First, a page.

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The Whole Truth

We hear so much today about grains.  In addition to being low in fat, they are a wonderful source of complex carbohydrates.  But what differentiates whole grains from refined grains?  Let’s examine that question.

whole grains

Grains that have not been milled are whole grains; whole grains are filled with fiber, antioxidants, and a number of essential vitamins.  Grains with the bran and germ removed are known as refined grains.  Often times refined grains have a ‘finer” consistency and stay fresh longer.  Still, up to 80% of important vitamins and minerals become lost during the altering process.  Because of this, nutrients are often added back.  When this is the case, the product is referred to as enriched. Enriched grains could include spaghetti, pretzels, crackers, cereals, white bread, white rice, and white flour.

So, what’s all the hoopla about whole grains?  Well, when grains remain in their natural state (e.g., unprocessed), they have a number of exciting health benefits.  For example, a diet rich in whole grains may decrease the risk of potentially dangerous conditions like high blood pressure, cancer, respiratory disease, heart disease, diabetes, and obesity.  A notable study from a renowned New England institution showed that females who ate two to three servings of whole grains per day over a ten year period were 30% less likely to suffer a heart attack than women who consumed less than one serving per day.  A separate study indicated that women who ate two to three servings of whole grains per day over fifteen to eighteen years were less likely to develop Type 2 diabetes.  Yet another study taking place over a seventeen year stretch indicated that women who regularly ate whole grains were less likely to succumb to inflammatory conditions when compared to their minimal or non-eating whole grain counterparts.  All told, whole grains have impressive health benefits when regularly integrated in to our diets.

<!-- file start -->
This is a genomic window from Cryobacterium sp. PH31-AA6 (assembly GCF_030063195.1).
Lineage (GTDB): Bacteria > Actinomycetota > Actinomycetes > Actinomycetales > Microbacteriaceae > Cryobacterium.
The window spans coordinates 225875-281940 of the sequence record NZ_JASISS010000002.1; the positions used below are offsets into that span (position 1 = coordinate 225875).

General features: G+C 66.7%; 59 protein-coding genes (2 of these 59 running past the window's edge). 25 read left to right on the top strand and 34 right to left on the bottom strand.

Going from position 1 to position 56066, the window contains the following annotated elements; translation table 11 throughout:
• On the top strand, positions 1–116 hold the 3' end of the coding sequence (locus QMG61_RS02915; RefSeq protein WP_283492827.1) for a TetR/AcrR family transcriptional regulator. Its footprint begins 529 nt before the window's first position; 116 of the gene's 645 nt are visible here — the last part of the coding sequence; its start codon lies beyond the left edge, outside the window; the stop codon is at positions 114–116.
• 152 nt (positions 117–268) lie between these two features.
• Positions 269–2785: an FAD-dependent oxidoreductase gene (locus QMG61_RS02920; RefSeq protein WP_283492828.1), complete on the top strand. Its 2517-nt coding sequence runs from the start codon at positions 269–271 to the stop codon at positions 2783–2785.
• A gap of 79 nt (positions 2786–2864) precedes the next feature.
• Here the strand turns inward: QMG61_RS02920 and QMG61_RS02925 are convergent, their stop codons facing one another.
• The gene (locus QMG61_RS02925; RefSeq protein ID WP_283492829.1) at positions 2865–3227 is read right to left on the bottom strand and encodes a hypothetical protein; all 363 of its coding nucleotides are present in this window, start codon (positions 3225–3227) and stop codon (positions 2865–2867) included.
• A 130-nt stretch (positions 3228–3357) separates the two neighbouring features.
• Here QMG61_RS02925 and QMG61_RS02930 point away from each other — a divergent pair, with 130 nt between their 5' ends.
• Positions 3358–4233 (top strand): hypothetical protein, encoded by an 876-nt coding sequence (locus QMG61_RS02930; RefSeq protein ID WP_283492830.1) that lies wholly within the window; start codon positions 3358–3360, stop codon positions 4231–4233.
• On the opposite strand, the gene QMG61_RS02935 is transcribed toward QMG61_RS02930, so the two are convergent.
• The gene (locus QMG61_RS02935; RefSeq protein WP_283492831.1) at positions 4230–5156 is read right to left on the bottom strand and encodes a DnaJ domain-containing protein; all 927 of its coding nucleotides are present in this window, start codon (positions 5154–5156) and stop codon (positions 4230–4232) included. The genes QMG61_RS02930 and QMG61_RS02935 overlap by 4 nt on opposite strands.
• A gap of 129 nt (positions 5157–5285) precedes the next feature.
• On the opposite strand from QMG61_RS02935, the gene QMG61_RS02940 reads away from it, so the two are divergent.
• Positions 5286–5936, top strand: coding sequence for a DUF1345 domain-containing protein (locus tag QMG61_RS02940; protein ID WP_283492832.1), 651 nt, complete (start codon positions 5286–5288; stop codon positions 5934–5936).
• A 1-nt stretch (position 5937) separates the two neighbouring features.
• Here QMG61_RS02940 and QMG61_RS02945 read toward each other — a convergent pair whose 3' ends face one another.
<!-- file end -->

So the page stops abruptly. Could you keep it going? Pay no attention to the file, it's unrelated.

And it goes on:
What are some examples of whole grains?  Quinoa, brown rice, millet, wheat, oats, rye, emmer, bulgur, spelt, teff, and faro.

And a few products made with whole grains?  Whole wheat pasta, whole wheat bread, popcorn (yes, popcorn), whole wheat flour, whole wheat pizza crust, and whole grain rolls.

Are there negatives associated with whole grains?  It’s not a negative per se, but it does take certain people a while to get used to a grainier texture and taste.  Once it happens, nonetheless, it’s doubtful anyone would want to go back.

How about storage?  Store whole grains in a cool, dry place, away from direct light (be sure the container is airtight).  Whole grain flour is best when refrigerated.

Whole grains?  They’re great; and that’s the truth!

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